The trend is similar among the industry leaders. The current portfolio of Invesco QQQ Trust (QQQ), which indexes the Nasdaq 100, is dominated by companies that are massively profitable. Perhaps those earnings cost too much--more on that topic in a bit--but there is no question about their ability to make billions of dollars per year. In late 1999, on the other hand, several Nasdaq 100 holdings were either money losers or eking out modest profits. Yahoo, for example, was among the 30 largest U.S. companies (of any stripe), with but US$50 million in earnings.

Calmer sentiment

Another factor in technology stocks’ favor is that, while Silicon Valley is currently fashionable, its companies have not caught the public imagination as thoroughly as they did in the '90s. Brokerage firms are not blanketing the airwaves with day-trading advertisements; there are no best-sellers advocating that the trees can grow to the sky; and Morningstar analysts are not receiving death threats for assigning low star ratings to technology stocks.

Sentiment is an unreliable indicator. Its signals do not warrant much credence unless they are acute. Twenty years ago, the fervor for technology was extreme--the loudest for any segment of the U.S. stock market in at least 30 years (probably longer). That sign could not be ignored. Today’s enthusiasm is worrisome for those of a contrarian bent, but it is not so overwhelming as to be flashing red.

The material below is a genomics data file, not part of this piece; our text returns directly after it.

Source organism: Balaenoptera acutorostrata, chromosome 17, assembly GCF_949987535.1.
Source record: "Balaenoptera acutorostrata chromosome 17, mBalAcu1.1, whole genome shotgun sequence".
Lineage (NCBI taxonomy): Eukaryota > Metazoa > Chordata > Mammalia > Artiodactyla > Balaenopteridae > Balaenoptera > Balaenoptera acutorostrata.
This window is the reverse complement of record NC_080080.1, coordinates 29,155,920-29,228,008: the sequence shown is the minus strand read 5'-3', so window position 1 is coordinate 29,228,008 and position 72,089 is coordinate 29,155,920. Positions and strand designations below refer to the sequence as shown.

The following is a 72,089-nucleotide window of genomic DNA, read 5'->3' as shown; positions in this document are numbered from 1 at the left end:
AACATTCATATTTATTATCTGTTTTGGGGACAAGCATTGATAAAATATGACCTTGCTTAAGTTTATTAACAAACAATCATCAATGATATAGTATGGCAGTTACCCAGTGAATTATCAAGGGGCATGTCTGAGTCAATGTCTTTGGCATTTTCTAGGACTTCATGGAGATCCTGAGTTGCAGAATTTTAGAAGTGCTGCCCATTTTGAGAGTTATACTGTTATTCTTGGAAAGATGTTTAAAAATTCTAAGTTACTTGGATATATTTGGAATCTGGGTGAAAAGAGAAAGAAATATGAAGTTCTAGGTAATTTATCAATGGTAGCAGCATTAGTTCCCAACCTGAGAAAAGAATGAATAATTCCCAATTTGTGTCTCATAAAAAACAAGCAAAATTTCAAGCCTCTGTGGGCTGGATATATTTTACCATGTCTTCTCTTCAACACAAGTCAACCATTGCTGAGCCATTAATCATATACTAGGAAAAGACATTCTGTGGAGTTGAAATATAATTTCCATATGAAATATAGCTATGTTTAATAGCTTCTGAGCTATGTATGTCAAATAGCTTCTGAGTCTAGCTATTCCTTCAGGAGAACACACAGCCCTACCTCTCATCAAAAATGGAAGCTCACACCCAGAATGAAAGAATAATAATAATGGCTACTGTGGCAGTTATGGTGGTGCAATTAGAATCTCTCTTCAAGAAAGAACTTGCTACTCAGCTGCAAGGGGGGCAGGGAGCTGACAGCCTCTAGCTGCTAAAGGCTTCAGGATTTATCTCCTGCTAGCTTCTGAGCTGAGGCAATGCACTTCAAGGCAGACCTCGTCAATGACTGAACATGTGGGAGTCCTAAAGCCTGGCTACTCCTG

Lower prices

Price/earnings ratios offer more tangible evidence. A January 1999 article from carried this gem: “Our calculated price-to-earnings ratio for the Nasdaq Composite is 90.2. That is not a typo.” That technology stocks headed almost straight up until March 2000 demonstrates that, as with sentiment, price/earnings ratios are imprecise barometers. That the Nasdaq 100 then plunged 78% over the following 30 months shows that, while imprecise, they can be highly useful!

Morningstar currently calculates the Nasdaq 100’s price/earnings ratio to be 23--slightly below its 15-year average and (of course) far beneath its New Era levels. Today’s technology leaders are more mature than those of 20 years ago, thereby warranting lower price multiples, but nevertheless, the difference in price/earnings ratios between then and now is striking. The two conditions would not seem to deserve the same “bubble” label.

Carnac the magnificent

Technology stocks have enjoyed a powerful run. Morningstar calculates that they have gained 127% cumulatively over the past five years, making them easily the best-performing U.S. sector. Their fortunes certainly could reverse due to disappointing business results, decreasing investor optimism, and/or an overall stock market decline, but it strikes this author (at least) that they will not suffer anything like a repeat of their 2000-02 woes. This is not a second New Era.

(Be sure to email me in two years if this prediction--one of the few stock market forecasts that I have made--turns out to be wrong.)

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Securities Mentioned in Article

Security NamePriceChange (%)Morningstar Rating
Alphabet Inc Class A176.06 USD1.08Rating Inc184.70 USD0.58Rating
Apple Inc189.87 USD0.02Rating
Lyft Inc Class A16.62 USD-1.95Rating
Meta Platforms Inc Class A471.91 USD-0.28Rating
Netflix Inc621.10 USD1.73Rating
Uber Technologies Inc65.67 USD-0.58Rating

About Author

John Rekenthaler

John Rekenthaler  is Vice President of Research for Morningstar. Rekenthaler previously served as president of Morningstar Associates, LLC, a registered investment advisor and wholly owned subsidiary of Morningstar, Inc. During his tenure, he has also led the company’s retirement advice business, building it from a start-up operation to one of the largest independent advice and guidance providers in the retirement industry. He currently writes regular columns for Morningstar.